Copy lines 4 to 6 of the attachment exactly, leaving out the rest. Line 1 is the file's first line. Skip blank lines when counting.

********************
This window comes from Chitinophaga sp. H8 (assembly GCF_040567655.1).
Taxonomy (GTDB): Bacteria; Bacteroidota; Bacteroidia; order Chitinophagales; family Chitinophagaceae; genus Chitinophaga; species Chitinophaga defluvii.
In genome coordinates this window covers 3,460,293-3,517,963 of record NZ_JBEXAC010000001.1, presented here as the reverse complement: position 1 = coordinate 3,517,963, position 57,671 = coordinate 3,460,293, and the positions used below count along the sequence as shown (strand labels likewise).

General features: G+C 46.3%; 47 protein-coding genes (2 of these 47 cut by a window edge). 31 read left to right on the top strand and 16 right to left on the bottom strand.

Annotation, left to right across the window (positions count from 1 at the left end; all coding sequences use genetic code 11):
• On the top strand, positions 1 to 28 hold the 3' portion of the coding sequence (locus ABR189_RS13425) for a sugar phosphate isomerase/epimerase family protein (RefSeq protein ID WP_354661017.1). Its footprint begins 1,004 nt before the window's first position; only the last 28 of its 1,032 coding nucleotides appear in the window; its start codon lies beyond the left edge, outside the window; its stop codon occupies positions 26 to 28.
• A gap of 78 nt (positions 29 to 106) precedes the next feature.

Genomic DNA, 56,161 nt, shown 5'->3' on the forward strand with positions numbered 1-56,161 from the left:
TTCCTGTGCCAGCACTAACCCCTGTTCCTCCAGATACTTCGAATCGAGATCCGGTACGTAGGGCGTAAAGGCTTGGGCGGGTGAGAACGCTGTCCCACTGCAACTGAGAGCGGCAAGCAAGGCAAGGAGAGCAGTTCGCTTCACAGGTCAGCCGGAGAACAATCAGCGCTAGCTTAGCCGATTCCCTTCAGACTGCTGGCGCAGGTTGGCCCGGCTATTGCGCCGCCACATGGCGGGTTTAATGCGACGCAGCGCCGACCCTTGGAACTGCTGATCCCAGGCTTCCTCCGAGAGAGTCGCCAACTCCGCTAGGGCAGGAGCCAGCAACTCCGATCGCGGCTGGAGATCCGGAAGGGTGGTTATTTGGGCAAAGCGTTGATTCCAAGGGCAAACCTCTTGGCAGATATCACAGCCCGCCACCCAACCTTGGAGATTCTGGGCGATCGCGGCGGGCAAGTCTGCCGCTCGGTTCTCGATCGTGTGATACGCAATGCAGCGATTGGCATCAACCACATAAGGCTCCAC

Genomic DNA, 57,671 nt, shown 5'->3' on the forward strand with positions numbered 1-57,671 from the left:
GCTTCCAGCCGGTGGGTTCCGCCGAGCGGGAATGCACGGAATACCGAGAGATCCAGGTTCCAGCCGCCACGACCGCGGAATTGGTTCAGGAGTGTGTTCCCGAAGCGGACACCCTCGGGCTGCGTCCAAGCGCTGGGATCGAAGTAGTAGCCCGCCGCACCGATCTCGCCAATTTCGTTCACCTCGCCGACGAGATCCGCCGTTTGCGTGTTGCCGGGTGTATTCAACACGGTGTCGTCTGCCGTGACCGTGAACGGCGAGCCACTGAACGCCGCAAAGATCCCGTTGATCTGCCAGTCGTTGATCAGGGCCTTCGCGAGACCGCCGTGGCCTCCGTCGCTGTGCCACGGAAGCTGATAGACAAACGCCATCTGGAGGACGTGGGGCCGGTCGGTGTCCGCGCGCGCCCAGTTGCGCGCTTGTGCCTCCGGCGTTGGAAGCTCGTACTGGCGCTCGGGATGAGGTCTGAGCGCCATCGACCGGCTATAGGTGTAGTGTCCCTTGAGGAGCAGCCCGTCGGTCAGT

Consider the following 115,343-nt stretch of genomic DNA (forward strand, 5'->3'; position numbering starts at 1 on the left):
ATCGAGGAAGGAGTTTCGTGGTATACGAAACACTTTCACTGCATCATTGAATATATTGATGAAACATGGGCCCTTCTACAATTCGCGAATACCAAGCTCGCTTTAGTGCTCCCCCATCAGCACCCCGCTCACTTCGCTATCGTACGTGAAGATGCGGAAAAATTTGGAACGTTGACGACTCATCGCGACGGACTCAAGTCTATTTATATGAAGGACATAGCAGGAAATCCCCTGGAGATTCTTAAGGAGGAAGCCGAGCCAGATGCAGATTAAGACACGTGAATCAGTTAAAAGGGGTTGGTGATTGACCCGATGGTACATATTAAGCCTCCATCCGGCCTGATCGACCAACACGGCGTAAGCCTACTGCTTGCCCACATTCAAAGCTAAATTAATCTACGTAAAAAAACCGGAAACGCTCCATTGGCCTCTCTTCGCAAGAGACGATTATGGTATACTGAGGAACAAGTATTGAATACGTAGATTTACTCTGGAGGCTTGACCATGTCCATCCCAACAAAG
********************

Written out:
General features: G+C 46.3%; 47 protein-coding genes (2 of these 47 cut by a window edge). 31 read left to right on the top strand and 16 right to left on the bottom strand.

Annotation, left to right across the window (positions count from 1 at the left end; all coding sequences use genetic code 11):
• On the top strand, positions 1 to 28 hold the 3' portion of the coding sequence (locus ABR189_RS13425) for a sugar phosphate isomerase/epimerase family protein (RefSeq protein ID WP_354661017.1). Its footprint begins 1,004 nt before the window's first position; only the last 28 of its 1,032 coding nucleotides appear in the window; its start codon lies beyond the left edge, outside the window; its stop codon occupies positions 26 to 28.